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Dynamic Concepts (in) Development Musings of TheCPUWizard

This post was originally written in May 2008...

It probably took longer to pick a title for this post than it will take to write the actual post......

This post is part of a multi-part series on developing Agile Software (see What Is Agile Software ). In this installment we will examine some of the issues that can help that class definitions are stable and reusable.  Experience has repeatedly shown that two primary factors had severe negative impact in reaching this goal:

  • Feature Creep  (constantly adding functionallity)
  • Changing Requirements (typically initialided by the "Business Department")

Each of these tend to require the modification of existing code in many designs which directly results in "code churn". It is not at all uncommon for this to break existing functionallity (often in subtle ways). Also these items tend to prevent the class from being re-used.

During my training sessions, I will often ask the class members to (individually or in pairs) design the exposed interface to a "Ball" class and to write an application which can perform a small set of operations. Assuming 20 students and a pair programming setup, I typically get 10 radically different designs. Yet each team was presented with the same (albiet vague) requirements.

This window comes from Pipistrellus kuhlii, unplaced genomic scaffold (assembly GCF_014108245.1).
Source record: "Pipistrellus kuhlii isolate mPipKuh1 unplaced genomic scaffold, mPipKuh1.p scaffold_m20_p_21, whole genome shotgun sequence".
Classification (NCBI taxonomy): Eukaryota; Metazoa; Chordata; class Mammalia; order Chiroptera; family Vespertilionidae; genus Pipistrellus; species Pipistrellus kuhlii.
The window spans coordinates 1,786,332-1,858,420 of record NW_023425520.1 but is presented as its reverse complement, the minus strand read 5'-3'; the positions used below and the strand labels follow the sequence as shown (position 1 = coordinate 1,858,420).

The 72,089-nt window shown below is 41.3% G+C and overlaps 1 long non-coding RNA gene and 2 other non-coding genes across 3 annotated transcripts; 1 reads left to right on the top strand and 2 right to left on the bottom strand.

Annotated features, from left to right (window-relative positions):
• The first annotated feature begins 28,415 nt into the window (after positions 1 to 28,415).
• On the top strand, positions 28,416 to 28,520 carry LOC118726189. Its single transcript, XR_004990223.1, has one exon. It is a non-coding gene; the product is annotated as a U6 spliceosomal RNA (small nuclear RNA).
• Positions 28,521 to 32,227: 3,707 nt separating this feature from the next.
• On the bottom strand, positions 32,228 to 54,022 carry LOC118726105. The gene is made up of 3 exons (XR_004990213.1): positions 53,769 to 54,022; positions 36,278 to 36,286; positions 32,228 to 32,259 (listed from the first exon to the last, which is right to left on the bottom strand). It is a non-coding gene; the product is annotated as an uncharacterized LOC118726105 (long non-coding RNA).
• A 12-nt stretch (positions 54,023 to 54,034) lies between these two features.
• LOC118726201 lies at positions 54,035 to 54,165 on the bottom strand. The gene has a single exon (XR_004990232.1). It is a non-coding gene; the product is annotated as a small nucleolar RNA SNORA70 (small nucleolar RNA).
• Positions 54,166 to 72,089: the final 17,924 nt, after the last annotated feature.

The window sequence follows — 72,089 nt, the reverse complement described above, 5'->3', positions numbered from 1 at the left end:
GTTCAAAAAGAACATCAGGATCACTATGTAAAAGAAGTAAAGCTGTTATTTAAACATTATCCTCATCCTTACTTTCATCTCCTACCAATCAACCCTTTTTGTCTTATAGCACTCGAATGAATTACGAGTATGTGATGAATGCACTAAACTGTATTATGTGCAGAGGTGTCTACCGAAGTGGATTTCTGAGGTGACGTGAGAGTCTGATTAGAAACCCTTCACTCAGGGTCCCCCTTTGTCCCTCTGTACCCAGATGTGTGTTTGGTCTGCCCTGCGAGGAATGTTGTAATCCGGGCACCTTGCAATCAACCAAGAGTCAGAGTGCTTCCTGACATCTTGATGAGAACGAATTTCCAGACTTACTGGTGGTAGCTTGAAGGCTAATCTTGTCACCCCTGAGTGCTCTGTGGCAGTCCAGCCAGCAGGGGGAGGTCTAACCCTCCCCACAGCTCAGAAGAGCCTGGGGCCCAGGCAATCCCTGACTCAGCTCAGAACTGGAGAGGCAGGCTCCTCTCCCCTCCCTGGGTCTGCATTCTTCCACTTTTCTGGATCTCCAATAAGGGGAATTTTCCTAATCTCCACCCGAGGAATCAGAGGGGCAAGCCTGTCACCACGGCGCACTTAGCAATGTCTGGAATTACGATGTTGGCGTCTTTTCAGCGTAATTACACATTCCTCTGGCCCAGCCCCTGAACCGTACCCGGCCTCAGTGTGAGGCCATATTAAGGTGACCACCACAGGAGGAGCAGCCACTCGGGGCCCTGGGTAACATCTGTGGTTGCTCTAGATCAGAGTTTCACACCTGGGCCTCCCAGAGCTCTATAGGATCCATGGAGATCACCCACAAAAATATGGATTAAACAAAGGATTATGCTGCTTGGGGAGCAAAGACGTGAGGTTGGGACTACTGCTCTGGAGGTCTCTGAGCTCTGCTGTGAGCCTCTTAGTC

Even more revealing is gathering both the "ball" and "application" portions of the design from each team, shuffleing them, and then randomly assigning hem back to the teams [OK, I cheat...I make sure no team gets back either part they submitted]. The teams are then tasked with getting the combination they were given to properly work.

Some teams will make changes at one "layer" to make it play with the other, while other teams will modify both portions to get a working compromising solution, and a few will scrap (nearly) the whole thing.

After the exercise is complete, I usually have a room full of very fustrated people. Clearly a simple task such as this should not be so difficult........

The most common root cause is that the original developers had included operations that included as members functionallity that was related to things you could "Do TO" and object, rather than restricting the class definition to what was intrinsic in the concept represented by the class. These items are readily identifiable because they can be implemented completely in terms of existing public methods and properties.  For the scenario given above, this is often seen in the "Ball" class getting methods such as "Throw", "Catch", "Kick", "Bounce". These actions are not inherent in the ball itself, and can best be handled by being implemented outside of the class.

 By factoring out the extrinsic operations, we immediately see significant benefits. First, we effectively establish an upper bound on the functionallity of the class itself. This in turn yields a stable implementation that can be thoroughly tested and then used in a variety of scenarios. Second, we avoid complex class hierarchies by isolating the coupling between concepts. This improves the re-usability of each component simply because they are more tightly focused.

We are on our way to developing a solution that eliminates on-going modifications to existing codebases, and yields well defined building blocks that can be leveraged into a flexible solution.

Posted on Saturday, May 3, 2008 12:45 AM Developing Agile Software | Back to top

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